Get With The Plan: October 9, 2011

Ming and Mandy have started their retirement countdown. Ming, 60, hopes to leave his job this year, but he will continue to work in the family business. Mandy, 55, plans to retire at age 59.

Their biggest question is how they can juggle their primary residence in Bergen County and a house at the Shore.

“What should we do with the secondary home at the Shore? Do we sell or rent? We realize the market is bad,” Ming says. “We can pay the mortgage now. However, when Mandy retires we anticipate more difficulty in meeting payments.”

Ming and Mandy, whose names have been changed, have saved $248,000 in 401(k) plans, $66,500 in IRAs, $12,100 in annuities, $10,000 in a brokerage account, $15,500 in savings and $2,000 in checking. There’s also $40,800 in a business checking account.

When she retires at 59, Mandy can expect a pension of about $44,000 a year, and Ming will receive a pension of $25,000 a year.

The Star-Ledger asked Douglas Duerr, a certified financial planner and certified public accountant with U.S. Financial Advisors in Montville, to help the couple see if they’ve saved enough for retirement.

“They have done their best to set aside funds for retirement, but like most individuals have helped pay for their various expenses for their children. This includes college, cars, and helping them get out of credit card debt,” Duerr says. “As a result they were not able to put aside as much as they would have liked for their own future.”

The couple’s Shore home was also purchased at a higher price than it’s worth today.

They need to look at their finances and goals in stages to determine what may be best for them.

Duerr says the couple needs to look at the next 15 years and make several decisions. He recommends looking at this time frame in five-year increments.

“For the next five years they need to determine if they can save any additional funds for retirement,” Duerr says. “They also need to decide if they want to maintain both homes or rent the Shore house.”

In years six to 10 they need to decide if they really want or need both homes. They should consider selling one, probably their primary residence, and moving permanently to the Shore home, which has cheaper expenses.

During that time, they need to also decide how much longer Ming will work in the family business. If he leaves, he’d probably sell his share for between $100,000 and $150,000 — money that would help them in retirement, Duerr says.

For the remaining five-year increment and beyond, Duerr says the couple should decide if they want to stay in New Jersey or move to a lower income tax state.

Ming will leave his primary employer this year and stay with the family business, and fortunately his medical insurance will be covered by his former employer.

“This is a major expense they will not need to be concerned about,” Duerr says.

Ming says he would stay with the family business for at least five years, and maybe as long as 10 years. Duerr says that’s a smart move, and it will help to pay the bills and allow Ming and Mandy to leave their retirement assets more time to potentially grow and recover to levels prior to the market crash of 2008.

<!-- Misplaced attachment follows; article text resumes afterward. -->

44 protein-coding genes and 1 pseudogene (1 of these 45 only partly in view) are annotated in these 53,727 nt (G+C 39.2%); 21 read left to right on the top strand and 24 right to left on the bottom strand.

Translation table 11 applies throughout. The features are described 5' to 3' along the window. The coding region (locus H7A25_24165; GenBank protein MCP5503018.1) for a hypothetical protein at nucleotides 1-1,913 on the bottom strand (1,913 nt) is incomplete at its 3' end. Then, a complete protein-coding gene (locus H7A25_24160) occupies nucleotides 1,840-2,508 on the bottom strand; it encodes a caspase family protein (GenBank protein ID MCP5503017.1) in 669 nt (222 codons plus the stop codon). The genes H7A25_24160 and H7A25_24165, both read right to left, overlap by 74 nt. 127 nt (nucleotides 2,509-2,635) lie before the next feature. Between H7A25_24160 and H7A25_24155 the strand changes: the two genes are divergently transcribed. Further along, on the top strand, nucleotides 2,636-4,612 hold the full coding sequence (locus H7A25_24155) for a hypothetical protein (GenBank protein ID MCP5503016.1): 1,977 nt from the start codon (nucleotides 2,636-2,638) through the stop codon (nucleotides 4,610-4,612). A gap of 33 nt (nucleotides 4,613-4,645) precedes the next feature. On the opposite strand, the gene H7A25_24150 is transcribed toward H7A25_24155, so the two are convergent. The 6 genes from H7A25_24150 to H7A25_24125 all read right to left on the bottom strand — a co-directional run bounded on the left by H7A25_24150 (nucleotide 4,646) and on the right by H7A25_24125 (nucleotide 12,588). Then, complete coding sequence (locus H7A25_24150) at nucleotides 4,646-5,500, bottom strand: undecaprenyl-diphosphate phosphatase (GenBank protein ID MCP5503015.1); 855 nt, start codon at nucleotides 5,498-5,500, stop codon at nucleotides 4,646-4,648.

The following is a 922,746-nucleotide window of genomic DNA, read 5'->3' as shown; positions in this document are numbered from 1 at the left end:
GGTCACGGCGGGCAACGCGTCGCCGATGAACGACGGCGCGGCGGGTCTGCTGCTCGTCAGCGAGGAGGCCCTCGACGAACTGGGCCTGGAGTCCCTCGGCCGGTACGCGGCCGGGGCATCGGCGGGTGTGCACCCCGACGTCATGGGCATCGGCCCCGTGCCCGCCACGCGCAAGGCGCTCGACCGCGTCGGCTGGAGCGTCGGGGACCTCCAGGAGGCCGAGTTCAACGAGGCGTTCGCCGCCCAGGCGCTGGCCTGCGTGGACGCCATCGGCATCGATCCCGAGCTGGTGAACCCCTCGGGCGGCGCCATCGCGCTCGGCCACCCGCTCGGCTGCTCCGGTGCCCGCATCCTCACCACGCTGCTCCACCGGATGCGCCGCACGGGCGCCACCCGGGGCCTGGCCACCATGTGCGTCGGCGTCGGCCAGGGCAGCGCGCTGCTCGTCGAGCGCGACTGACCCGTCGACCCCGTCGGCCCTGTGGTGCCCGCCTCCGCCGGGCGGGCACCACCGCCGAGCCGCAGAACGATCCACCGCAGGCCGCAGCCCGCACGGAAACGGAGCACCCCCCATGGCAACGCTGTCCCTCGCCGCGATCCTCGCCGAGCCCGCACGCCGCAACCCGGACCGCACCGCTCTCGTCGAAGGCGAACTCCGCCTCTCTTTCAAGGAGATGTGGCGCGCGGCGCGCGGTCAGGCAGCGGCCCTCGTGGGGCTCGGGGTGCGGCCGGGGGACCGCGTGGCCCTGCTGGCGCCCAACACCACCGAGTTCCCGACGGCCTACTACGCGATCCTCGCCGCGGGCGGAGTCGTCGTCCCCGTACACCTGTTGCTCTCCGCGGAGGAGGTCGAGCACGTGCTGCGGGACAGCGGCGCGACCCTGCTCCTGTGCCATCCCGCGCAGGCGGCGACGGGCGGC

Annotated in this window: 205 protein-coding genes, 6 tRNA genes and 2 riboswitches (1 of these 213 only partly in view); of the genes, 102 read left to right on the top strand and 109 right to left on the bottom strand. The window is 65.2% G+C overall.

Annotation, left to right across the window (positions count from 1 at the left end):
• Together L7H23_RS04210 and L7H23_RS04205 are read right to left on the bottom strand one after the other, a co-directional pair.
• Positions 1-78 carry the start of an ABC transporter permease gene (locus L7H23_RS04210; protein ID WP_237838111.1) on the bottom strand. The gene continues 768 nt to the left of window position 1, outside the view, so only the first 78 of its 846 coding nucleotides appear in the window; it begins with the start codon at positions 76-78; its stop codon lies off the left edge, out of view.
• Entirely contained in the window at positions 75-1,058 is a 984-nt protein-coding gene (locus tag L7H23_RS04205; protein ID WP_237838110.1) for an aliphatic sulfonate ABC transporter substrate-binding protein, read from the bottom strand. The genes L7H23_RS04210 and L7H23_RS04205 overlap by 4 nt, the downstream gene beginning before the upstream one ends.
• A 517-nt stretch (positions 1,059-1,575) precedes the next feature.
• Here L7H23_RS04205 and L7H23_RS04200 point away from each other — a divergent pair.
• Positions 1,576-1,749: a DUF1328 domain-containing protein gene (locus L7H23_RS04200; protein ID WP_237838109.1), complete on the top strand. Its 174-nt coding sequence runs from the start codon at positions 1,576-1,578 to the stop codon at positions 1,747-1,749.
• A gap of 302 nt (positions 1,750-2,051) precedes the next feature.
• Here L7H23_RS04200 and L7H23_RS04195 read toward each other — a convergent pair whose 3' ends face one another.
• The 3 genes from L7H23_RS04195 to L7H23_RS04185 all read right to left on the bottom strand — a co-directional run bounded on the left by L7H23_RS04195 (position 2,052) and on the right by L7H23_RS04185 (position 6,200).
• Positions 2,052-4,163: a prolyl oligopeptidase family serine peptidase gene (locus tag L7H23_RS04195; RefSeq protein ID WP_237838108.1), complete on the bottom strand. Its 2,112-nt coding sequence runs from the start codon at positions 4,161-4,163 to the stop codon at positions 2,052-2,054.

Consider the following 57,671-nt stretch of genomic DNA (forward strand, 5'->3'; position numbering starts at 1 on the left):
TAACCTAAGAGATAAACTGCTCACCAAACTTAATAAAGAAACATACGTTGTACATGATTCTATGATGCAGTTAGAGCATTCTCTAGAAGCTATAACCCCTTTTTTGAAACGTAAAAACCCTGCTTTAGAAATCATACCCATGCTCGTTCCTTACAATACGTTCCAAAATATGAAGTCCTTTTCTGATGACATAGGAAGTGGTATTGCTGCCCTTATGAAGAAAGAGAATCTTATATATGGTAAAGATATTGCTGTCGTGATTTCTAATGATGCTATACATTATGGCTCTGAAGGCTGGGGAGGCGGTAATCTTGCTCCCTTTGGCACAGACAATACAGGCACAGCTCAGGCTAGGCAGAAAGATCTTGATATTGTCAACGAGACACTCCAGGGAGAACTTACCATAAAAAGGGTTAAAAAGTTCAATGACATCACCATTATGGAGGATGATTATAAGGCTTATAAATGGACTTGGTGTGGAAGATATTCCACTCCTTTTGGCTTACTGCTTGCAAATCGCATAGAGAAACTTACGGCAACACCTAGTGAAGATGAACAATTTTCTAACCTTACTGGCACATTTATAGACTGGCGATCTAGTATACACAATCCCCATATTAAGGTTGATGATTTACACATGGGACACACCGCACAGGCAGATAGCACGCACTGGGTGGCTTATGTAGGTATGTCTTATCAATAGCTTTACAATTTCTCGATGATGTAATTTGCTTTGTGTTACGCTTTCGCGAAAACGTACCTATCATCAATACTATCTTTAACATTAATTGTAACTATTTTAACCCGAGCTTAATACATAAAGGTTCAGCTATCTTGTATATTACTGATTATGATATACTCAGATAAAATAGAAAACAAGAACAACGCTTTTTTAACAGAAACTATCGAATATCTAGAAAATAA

The couple will receive pensions totaling $69,000 a year at age 60, and then Social Security will be close to paying out. At 66, Ming would receive $26,400 a year and at 62, Mandy would receive $18,000.

“Their gross income at that point, not including possible earnings from their business or retirement plan distributions, would be approximately $113,000,” he says. “If they are able to delay taking Mandy’s Social Security until she is eligible for full benefits at 66 and 4 months, her Social Security would increase by $7,200 per year.”

That all sets up the decision-making.

The Shore house is a considerable expense for the couple, and they’re thinking of renting out the property, but they’re concerned about being landlords. Duerr says rental income would be a help in paying the bills to maintain the home, but they need to decide if it will be worth the possible headaches. Plus, they like to use the property, which they can’t do if they have a tenant.

“If they are concerned about being landlords, I would suggest that the best thing to do would be to continue to have the two homes for now, but realize that they will need to sell either the Shore home or the primary residence when Mandy retires,” he says.

This gives them four years to decide where they’d want to live, and hopefully the housing market will improve before they sell.

When Ming works solely in the family business, they should consider making retirement contributions for him. He has several different self-employed retirement plans to choose from, and while Mandy is still working, she should save as much as possible in her plan.

The couple has enough life insurance at this time, but long-term care insurance should be a consideration. But Ming has a health condition and he may not be able to qualify for a plan. Even if he did, Duerr thinks the couple couldn’t handle the premiums as long as they own both homes. They should take another look after they sell one of the properties, he says.

“They need to consider and give serious thought to the various options they have. This way they can make a truly informed decision that they have thought long and hard about,” he says. “Once they are fully retired and sell one of their homes, their expenses will drop significantly. Once this occurs they should be able to live the frugal retirement they are longing for.”

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